Remembering Ted Solotaroff

Allegra Goodman


I met Ted in 1988 when I was a junior at Harvard. An agent named Irene Skolnick had sent him my collected works, which consisted of ten short stories, and Ted suddenly decided to publish the collection at Harper & Row. With a stroke of his pen and an advance of twelve thousand dollars I became a professional writer.
     He was a wry, sly editor with intense brown eyes. He knew Saul Bellow. He knew Philip Roth. He talked about Cynthia and Grace and Tillie. He walked with giants. To speak to Ted was to hear their footsteps and a Jewish joke or two as well. He loved satire and hated pretense, adored short snappy fiction and sparkling prose that was new, fresh, impish, and impious, reflecting the contradictions and ambiguities of modern life. He was devoted to Jewish-American literature, but as a Jew and as an editor, he enjoyed tradition the way Gertrude Stein liked a view—with his back to it.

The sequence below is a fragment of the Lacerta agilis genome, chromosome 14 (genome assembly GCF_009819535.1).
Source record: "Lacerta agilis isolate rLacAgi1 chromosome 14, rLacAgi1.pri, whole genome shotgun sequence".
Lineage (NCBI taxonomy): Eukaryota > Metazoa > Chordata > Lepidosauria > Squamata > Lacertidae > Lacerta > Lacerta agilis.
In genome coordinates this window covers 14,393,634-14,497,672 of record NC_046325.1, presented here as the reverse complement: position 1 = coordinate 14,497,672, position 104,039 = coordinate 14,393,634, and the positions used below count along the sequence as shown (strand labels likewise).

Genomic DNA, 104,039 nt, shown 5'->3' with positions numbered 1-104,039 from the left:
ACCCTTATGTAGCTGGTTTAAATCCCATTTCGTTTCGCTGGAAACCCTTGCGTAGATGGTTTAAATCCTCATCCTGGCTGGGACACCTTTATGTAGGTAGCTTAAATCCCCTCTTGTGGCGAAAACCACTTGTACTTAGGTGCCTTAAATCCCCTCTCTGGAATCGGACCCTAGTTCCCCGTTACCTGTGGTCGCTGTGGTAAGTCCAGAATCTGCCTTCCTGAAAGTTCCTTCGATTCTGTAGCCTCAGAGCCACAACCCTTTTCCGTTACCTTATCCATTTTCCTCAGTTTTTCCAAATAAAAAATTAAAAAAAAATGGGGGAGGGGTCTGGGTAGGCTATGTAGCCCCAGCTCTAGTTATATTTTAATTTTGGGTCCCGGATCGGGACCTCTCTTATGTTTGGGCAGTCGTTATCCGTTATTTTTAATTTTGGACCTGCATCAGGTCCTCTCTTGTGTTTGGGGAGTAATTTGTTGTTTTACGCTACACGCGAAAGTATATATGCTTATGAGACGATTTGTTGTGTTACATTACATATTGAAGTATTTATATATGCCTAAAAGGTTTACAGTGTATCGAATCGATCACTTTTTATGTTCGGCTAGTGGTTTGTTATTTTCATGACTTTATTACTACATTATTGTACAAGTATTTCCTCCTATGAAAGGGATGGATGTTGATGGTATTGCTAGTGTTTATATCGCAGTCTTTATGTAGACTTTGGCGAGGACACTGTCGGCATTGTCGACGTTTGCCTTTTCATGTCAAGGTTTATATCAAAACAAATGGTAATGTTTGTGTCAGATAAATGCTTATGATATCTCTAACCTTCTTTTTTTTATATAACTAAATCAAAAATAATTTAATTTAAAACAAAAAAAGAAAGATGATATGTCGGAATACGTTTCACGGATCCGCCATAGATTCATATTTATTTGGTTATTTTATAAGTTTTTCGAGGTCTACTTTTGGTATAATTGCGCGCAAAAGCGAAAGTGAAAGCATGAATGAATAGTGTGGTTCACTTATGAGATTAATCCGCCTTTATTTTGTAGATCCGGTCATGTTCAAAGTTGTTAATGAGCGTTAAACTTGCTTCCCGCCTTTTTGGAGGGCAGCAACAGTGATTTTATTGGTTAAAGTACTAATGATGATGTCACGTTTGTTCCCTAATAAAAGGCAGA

The day we met, he leaned back in his desk chair with the New York skyline behind him and declared, “You must feel as though the future is coming at you at a hundred miles an hour.”
     “Well . . .” I began, “I feel . . .”
     “Yeah, I’m hungry.” He smiled as he cut me off. “Let’s get lunch.”